Wednesday, December 15, 2010

The Contributions of Others to My Garden

This is a sad time of the year for gardeners. The soil is frozen and my perennials are an ugly brown mess. What keeps us gardeners going during the winter months are the seed catalogues and great garden writing. I received the following post from my friend Fran Waksler which reminded me of the rewards of gardening:

The Contributions of Others to My Garden

I have certainly purchased my share of plants, but I particularly treasure those that, in a variety of ways, came from others. Each tree or plant repeatedly reminds me of them.

When I was a teenager, my mother discovered the yew tree (pictured above) behind her garage. It was about a foot tall and with two short branches--not particularly impressive--but my mother fell in love with it. I moved it to a patch in front of her dining room window where it thrived and grew to about 4 feet.

When my husband and I bought a two-family house with my mother, I dug up her tree to bring with us. It was quite an adventure. The taproot went down forever and I only managed to get most of it out with a friendly workman in the adjoining schoolyard (who, unfortunately, got in trouble with his boss). Because of a snag, passing papers on our house was delayed for three months so the tree languished in burlap through the autumn into the winter. I finally planted it in December and was not optimistic but, as can be seen, it thrived.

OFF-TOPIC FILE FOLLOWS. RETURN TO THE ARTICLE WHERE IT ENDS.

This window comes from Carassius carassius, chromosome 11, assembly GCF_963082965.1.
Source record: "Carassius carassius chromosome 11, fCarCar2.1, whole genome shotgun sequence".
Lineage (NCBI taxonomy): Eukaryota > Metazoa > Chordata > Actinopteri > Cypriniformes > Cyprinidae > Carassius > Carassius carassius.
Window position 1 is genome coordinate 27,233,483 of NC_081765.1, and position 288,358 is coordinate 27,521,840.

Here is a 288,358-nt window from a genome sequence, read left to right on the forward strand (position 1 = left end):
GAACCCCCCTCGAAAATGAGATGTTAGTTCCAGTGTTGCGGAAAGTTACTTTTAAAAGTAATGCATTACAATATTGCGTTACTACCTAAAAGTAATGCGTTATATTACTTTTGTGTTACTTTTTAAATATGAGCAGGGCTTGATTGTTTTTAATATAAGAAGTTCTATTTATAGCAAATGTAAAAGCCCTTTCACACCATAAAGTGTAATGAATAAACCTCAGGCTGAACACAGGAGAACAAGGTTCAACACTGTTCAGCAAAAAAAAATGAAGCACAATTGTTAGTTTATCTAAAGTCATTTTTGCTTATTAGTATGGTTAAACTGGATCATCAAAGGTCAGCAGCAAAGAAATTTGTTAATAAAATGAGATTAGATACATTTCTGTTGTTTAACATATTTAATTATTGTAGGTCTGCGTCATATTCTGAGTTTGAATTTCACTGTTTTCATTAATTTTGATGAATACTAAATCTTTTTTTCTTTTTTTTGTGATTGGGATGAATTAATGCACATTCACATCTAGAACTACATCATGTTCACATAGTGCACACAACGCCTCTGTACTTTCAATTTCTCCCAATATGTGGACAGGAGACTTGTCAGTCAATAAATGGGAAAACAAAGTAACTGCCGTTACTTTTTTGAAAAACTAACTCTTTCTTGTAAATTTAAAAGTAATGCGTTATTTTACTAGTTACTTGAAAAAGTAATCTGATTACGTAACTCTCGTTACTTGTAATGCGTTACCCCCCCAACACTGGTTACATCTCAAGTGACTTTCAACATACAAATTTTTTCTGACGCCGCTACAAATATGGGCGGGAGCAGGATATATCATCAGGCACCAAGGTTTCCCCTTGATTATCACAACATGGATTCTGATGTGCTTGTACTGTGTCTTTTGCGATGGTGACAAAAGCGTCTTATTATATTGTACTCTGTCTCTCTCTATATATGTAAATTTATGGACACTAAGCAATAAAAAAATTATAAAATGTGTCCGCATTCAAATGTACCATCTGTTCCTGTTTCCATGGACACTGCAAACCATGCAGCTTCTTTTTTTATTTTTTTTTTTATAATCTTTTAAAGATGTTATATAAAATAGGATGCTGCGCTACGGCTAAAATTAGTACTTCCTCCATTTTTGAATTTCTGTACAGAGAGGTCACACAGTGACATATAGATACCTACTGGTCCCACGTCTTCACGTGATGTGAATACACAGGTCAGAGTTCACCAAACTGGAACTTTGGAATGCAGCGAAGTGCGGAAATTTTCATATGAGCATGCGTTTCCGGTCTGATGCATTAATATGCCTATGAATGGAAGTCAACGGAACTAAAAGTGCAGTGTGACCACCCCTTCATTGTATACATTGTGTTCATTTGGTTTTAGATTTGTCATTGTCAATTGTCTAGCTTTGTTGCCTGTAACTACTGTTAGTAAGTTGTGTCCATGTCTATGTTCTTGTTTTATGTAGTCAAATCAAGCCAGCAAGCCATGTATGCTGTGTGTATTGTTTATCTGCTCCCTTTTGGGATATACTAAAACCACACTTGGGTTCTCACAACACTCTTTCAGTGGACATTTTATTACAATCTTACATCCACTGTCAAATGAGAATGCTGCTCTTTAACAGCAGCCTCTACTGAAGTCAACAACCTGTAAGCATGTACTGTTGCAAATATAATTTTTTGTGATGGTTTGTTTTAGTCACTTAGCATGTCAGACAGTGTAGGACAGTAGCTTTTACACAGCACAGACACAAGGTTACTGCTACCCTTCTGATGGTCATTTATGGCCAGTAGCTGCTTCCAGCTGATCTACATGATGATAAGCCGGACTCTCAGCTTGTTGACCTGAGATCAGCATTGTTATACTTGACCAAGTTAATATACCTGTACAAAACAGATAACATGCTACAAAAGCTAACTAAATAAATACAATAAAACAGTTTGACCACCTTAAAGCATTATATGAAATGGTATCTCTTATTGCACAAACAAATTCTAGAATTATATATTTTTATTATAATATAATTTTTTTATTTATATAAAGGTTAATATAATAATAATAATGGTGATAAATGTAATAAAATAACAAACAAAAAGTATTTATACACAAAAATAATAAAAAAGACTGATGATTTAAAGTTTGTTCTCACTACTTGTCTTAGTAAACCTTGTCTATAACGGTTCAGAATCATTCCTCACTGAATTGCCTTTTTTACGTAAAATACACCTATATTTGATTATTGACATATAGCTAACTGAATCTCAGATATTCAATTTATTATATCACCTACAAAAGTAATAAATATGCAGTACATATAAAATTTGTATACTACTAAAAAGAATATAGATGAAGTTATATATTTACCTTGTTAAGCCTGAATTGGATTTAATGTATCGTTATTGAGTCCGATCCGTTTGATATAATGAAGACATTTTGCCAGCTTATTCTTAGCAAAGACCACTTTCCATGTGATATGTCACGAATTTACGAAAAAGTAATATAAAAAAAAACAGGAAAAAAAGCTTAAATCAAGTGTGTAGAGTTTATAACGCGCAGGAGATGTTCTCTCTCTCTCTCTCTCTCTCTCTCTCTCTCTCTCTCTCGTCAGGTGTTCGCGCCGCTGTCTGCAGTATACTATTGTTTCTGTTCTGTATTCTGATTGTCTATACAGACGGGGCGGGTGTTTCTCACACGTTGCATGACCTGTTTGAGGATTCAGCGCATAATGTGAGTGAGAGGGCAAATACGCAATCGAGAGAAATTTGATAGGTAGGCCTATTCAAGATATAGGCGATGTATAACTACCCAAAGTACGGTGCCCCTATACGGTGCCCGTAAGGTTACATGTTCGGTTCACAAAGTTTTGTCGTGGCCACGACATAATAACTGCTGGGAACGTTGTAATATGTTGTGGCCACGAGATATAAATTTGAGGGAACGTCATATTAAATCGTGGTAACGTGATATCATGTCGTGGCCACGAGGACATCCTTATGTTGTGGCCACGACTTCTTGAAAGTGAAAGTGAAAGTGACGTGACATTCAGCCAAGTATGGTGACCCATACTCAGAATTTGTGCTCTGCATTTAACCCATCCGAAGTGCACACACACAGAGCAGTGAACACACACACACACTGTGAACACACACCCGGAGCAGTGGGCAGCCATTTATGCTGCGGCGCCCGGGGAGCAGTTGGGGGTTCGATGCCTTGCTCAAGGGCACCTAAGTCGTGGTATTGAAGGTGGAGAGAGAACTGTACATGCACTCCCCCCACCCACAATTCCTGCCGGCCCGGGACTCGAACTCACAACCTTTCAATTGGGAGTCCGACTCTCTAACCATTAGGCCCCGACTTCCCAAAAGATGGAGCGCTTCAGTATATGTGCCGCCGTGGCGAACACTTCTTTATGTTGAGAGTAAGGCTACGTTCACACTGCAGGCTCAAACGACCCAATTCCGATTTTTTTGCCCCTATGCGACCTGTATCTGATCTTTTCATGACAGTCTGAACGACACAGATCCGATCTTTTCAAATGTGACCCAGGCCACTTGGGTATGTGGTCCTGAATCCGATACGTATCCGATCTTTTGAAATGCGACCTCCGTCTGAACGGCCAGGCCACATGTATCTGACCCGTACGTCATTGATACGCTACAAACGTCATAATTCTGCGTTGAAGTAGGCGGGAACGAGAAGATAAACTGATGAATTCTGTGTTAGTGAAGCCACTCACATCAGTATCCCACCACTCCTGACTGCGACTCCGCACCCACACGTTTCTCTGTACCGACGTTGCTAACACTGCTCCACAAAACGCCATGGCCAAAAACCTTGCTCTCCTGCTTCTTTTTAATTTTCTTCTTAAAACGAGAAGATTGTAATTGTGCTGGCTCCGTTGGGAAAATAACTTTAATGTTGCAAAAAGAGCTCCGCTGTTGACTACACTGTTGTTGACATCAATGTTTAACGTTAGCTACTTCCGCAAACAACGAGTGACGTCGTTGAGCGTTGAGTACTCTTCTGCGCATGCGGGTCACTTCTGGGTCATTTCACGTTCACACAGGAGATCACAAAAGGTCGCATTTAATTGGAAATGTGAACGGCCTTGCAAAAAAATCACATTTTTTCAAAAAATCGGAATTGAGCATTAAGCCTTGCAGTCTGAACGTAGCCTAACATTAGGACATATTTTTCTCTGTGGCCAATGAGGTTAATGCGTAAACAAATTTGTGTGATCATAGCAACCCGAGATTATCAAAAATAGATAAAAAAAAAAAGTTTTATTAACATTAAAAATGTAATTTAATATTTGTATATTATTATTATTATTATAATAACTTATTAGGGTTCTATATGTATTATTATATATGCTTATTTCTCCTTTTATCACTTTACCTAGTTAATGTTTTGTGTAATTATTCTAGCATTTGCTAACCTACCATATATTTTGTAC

As I walk through my garden, I have many fond reminders of others. The forsythia are from my mother’s yard; they were always her favorite. The crabapple tree (Alex and Frances) and rugosa rose (Peter and Susie) were housewarming gifts. The clump birch was a silver anniversary present from Jerry, Hannah, and Jim; it was supposed to be a silver birch, but the clump birch seemed a better choice for us. The dogwood is from Marjie. The kerria in the front garden is a gift from Denise; it came along with a bit of periwinkle that now covers the patch around the kerria. The asters are an indirect gift from Denise: she gave some to Assim who, when they spread too wildly, passed some on to me. The coral bells and sweet woodruff came from Peg. I had purple violets, Mary Ellen had white: now we each have both.

My two-story high white rose (pictured above) as well as my red rose come from my friend at the garden center, who gave them to me one spring because, as he said, “They look too bad to sell, but I’m sure they’ll grow for you.” And they did. (After I planted the white rose, and it was established and 5 feet tall, I realized that it was growing outward instead of inward against the porch where I wanted it. It what at the time I thought of as a bit of madness, I dug it up and turned it around. Despite my fears, it thrived.) And, of course, the purple phlox (and a stray white one) come from Karen, who always comments on how well they like my yard.

Walking through my garden is a visit with all those who have contributed to my garden.

1 comment:

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